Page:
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Study: Bear Encounters At Yosemite Trending Down

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YOSEMITE NATIONAL PARK, CA - AUGUST 24: A bear and cub cross a road near the Rim Fire on August 24, 2013 in Yosemite National Park, California. (Photo by Justin Sullivan/Getty Images)

YOSEMITE NATIONAL PARK, CA – AUGUST 24: A bear and cub cross a road near the Rim Fire on August 24, 2013 in Yosemite National Park, California. (Photo by Justin Sullivan/Getty Images)

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YOSEMITE NATIONAL PARK (CBS13) – Bear encounters with humans at Yosemite National Park is trending down, according to a new study.

The decrease, according to Inside Science News Service, is being credited to the park’s push to keep human food away from the bears.

Small Black Bears are the bears that can be found at Yosemite. Since the area’s establishment as a national park, the bears learned to target areas frequented by humans due to the food left behind.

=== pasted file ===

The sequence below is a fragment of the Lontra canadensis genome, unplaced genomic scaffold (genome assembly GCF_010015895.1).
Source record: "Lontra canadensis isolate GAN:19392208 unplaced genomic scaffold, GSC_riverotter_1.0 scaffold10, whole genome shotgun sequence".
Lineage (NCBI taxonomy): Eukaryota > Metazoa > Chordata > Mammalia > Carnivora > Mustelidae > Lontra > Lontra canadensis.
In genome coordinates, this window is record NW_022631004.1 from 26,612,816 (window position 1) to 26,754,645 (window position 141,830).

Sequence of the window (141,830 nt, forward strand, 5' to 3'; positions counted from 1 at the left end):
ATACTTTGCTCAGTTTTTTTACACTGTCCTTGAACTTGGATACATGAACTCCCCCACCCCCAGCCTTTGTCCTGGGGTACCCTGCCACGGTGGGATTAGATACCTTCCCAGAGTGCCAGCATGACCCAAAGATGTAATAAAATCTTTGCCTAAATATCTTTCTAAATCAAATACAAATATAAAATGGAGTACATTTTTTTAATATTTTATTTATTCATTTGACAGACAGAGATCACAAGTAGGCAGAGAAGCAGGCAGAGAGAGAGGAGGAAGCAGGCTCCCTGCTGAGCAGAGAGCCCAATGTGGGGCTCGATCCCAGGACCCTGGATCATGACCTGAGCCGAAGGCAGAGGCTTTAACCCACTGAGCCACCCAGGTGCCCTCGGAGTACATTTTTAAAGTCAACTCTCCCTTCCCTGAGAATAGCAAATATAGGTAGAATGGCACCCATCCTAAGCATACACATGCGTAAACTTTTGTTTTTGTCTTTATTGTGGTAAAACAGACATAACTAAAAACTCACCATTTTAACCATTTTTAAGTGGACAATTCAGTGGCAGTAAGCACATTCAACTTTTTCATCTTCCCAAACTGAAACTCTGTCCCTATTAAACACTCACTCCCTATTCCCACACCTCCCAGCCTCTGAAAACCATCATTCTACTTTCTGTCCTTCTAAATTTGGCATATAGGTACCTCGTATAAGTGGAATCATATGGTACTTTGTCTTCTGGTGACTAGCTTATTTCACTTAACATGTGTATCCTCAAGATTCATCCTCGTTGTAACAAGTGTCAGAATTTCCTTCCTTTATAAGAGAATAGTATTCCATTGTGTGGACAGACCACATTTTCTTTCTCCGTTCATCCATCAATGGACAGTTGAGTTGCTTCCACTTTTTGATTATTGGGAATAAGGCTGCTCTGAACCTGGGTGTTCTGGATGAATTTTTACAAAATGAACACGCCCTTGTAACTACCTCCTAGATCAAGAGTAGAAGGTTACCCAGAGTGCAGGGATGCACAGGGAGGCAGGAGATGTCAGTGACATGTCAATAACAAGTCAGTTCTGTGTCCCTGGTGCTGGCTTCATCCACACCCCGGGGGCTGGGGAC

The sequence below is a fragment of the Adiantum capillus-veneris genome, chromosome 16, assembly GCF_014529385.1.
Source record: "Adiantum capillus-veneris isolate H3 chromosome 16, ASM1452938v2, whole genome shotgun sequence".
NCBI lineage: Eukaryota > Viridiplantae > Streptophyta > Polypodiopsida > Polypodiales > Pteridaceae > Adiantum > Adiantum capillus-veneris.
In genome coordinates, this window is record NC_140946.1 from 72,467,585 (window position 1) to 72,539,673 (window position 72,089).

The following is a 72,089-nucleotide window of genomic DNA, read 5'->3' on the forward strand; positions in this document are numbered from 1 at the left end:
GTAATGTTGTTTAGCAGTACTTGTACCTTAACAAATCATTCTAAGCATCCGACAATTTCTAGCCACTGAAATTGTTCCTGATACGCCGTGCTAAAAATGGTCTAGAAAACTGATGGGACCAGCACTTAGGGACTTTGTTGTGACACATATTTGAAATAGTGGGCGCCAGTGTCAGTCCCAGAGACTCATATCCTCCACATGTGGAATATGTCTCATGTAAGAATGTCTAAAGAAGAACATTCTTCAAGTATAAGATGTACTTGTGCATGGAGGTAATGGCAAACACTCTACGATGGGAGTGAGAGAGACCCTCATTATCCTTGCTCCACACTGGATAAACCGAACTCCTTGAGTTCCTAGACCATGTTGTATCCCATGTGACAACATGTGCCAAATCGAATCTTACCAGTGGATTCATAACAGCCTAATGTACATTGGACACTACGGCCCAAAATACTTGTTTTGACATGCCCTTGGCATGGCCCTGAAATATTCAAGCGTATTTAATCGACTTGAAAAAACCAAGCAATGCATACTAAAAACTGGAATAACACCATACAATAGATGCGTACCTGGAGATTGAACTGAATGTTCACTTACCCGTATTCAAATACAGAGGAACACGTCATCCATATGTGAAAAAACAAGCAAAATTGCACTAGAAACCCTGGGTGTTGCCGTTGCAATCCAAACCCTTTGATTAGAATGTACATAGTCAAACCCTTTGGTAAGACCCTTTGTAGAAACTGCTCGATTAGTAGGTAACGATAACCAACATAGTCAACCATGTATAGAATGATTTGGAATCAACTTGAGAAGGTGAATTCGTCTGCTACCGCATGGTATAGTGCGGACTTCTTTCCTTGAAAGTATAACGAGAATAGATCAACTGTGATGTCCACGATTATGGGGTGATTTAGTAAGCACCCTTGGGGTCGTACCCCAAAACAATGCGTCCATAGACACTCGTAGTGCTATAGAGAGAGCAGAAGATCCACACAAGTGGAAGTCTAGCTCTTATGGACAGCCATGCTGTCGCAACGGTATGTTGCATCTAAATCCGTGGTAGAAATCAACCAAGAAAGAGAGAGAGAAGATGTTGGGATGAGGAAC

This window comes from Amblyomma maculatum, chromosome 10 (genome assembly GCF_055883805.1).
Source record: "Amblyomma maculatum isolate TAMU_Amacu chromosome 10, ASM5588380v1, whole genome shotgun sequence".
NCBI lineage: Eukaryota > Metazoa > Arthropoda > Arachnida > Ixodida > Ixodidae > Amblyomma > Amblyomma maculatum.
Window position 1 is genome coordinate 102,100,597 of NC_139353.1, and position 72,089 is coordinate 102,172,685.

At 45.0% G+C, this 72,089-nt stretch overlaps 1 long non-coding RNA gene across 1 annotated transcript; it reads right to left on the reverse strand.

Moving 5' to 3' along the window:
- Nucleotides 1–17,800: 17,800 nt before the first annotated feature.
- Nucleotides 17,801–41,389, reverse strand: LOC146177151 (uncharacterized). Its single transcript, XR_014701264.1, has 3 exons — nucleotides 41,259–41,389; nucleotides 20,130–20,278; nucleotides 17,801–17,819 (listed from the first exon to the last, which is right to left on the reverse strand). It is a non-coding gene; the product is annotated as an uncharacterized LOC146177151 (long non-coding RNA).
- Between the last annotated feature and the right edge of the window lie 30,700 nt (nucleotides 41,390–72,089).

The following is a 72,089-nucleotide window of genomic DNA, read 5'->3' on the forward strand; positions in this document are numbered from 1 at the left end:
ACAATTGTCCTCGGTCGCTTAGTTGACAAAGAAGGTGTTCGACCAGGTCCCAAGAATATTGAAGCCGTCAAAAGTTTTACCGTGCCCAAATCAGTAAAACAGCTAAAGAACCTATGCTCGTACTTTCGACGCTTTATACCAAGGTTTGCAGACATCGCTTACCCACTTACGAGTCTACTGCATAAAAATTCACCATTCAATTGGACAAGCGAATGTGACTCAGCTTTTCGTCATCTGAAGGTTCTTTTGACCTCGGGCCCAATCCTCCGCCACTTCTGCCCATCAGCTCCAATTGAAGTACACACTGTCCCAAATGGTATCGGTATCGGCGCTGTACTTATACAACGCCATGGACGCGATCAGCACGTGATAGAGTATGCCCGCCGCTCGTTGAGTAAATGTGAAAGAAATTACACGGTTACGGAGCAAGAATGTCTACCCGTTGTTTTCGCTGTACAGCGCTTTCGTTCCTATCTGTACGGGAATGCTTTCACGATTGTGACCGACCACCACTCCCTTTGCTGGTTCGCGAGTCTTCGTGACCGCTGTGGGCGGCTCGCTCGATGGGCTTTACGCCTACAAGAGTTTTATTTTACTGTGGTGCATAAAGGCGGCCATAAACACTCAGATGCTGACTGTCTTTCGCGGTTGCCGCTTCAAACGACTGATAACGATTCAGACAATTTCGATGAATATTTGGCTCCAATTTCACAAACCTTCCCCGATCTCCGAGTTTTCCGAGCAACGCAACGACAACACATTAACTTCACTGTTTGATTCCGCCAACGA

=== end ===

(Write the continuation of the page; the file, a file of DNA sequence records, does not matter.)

Feeding areas were installed in 1923 to take advantage of the bear’s affinity for food, drawing them out so that tourists could see. But, the feeding areas were closed by 1972, leaving the bears to forage for food left at campsites, garbage cans and other places.

Since 1999, bear-proof storage containers have been installed throughout the park to try and deter bears. Further, the park has tried to educate visitors against feeding the bears.

The study published in the Frontiers in Ecology and the Environment journal looked at how much of an impact the new program has had. The findings suggest that the bear’s diet has returned to what it was before humans started enjoying the park.

For more information, check out the full study- http://www.esajournals.org/doi/abs/10.1890/130276

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